Saturday, May 11, 2013
The Enemy from Within and the Enemy from Without
May 11, 2013
By William J. Meisler
"For Westerners to think that what the West does will matter with regard to the necessary internal reformation of Islam represents intense narcissism and arrogance."
In 1453, with the Turks literally on the verge of storming the once-impregnable walls of Constantinople, the Byzantine Greeks persistently devoted their energies to their longstanding passion for arguing over matters of religious minutiae among themselves rather than attending sufficiently to the catastrophe at hand. Even if by that date the final fate of the Byzantine Empire had already been sealed, it is nevertheless marvelous to behold how the Byzantines could not stop themselves from indulging in their customary habits of bitter religious disputation even as the Turk was poised to engulf them forever.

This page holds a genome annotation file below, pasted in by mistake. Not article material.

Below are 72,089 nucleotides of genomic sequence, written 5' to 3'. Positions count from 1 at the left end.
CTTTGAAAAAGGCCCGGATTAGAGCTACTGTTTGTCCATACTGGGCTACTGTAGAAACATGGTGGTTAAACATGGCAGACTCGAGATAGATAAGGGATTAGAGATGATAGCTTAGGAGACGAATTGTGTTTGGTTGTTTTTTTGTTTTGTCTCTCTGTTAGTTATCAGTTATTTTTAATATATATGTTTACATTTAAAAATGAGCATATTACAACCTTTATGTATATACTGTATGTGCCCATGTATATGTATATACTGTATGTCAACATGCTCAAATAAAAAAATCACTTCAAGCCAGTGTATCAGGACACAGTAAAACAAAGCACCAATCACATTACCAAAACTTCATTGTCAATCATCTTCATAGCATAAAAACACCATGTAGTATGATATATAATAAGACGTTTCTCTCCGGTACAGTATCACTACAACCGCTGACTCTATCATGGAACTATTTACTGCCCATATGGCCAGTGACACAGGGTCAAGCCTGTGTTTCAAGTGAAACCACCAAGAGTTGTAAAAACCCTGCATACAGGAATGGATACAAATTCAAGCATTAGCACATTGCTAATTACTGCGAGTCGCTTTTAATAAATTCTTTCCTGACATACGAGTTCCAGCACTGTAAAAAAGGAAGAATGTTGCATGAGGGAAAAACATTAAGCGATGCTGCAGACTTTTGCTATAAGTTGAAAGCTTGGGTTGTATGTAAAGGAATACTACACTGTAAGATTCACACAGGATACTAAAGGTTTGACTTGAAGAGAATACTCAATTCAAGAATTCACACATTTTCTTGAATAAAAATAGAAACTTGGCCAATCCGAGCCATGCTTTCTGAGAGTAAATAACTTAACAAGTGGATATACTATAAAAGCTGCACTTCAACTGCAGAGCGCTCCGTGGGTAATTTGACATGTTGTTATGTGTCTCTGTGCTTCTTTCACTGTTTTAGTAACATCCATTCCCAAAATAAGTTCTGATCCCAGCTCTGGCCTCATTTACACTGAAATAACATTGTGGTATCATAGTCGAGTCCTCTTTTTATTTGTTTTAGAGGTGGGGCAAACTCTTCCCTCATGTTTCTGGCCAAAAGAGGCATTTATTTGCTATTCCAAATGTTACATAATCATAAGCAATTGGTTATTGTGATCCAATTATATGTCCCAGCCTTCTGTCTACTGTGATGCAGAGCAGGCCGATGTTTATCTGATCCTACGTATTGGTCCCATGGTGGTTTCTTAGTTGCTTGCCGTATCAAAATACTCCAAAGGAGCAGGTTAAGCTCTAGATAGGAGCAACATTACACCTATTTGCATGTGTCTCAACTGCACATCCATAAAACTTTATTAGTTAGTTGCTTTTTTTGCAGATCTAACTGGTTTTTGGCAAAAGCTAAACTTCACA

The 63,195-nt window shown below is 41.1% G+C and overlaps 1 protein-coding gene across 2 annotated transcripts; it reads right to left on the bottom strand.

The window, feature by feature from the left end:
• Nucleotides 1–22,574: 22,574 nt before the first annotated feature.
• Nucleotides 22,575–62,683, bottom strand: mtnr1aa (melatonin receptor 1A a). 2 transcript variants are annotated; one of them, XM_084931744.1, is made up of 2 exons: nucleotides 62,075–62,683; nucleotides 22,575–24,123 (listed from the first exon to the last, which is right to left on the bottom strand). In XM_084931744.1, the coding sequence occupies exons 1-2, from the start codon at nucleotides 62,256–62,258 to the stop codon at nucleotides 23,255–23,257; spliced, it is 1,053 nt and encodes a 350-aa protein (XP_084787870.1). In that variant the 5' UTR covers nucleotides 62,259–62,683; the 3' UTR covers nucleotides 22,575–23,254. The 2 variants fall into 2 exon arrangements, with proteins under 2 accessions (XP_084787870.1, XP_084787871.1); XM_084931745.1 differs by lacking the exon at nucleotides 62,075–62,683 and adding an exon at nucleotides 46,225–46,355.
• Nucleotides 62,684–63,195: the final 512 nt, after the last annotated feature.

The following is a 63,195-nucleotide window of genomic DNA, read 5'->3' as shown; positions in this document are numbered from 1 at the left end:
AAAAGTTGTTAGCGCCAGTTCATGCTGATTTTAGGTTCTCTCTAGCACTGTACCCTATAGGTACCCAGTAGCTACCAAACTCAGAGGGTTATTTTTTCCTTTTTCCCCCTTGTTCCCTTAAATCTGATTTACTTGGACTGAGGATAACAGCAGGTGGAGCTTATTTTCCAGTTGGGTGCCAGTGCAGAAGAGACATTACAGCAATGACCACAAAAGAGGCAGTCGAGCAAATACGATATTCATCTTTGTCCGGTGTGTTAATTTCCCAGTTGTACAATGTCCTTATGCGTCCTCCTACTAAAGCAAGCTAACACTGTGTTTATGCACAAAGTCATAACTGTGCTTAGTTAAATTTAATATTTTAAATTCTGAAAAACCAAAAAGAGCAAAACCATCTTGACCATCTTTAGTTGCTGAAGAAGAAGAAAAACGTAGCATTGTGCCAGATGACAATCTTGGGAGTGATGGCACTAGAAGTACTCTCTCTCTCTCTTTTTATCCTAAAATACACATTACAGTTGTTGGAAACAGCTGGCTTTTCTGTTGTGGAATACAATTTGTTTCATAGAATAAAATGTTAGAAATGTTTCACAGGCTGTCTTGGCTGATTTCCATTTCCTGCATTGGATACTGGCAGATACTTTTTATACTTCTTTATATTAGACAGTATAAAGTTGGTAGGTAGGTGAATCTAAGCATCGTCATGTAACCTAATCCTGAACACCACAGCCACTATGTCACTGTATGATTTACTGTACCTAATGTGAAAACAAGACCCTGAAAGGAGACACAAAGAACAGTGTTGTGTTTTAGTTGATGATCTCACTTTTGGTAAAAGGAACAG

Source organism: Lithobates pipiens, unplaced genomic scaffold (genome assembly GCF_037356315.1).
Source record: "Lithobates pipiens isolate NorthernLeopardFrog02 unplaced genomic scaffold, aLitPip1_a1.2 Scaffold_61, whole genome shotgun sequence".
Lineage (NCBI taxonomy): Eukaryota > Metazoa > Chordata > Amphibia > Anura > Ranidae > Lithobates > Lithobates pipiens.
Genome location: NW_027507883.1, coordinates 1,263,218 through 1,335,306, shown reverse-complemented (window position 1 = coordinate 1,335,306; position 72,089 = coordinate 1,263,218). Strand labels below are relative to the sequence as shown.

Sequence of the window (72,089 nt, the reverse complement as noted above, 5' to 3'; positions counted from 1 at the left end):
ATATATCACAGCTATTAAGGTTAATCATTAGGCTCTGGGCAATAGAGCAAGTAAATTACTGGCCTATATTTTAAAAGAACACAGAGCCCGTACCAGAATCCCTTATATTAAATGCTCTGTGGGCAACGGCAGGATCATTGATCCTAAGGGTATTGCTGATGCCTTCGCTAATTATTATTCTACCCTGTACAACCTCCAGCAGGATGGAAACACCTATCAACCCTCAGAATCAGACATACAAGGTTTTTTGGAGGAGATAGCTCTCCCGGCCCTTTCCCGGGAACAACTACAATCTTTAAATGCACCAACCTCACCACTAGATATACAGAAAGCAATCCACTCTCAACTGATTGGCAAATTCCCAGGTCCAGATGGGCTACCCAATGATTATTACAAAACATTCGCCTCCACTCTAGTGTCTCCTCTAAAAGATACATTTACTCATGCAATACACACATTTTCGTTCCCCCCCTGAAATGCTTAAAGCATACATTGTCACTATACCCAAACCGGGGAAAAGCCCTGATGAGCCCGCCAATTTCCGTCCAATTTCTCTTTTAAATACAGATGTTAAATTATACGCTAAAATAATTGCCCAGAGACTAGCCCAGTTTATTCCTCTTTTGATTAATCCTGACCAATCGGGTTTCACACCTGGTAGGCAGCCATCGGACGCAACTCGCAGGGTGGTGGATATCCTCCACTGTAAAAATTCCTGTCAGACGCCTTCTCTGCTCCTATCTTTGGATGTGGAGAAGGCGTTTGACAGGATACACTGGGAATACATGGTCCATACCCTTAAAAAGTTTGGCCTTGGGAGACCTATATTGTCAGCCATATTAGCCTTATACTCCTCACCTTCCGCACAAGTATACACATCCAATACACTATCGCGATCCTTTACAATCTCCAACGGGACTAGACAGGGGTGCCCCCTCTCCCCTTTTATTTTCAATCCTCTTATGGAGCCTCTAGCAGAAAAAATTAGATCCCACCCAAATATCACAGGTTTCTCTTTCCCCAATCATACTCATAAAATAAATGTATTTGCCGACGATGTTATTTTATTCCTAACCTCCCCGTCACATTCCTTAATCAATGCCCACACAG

In a similar vein, the political histories of both Ancient Greece and Renaissance Italy are full of examples of factions in a given city regularly allying themselves with the traditional enemies of that city in order to achieve or maintain their own power in their own city.
The dynamic of the whole process of such internal disintegration resulting from intense domestic political rivalry can be said to revolve around a fatal combination of the principles of "divide and conquer" from without and "a house divided against itself cannot stand" from within, with that inevitably present taskmaster the ego blinding the judgment and driving the actions of the ill-fated players involved. Read More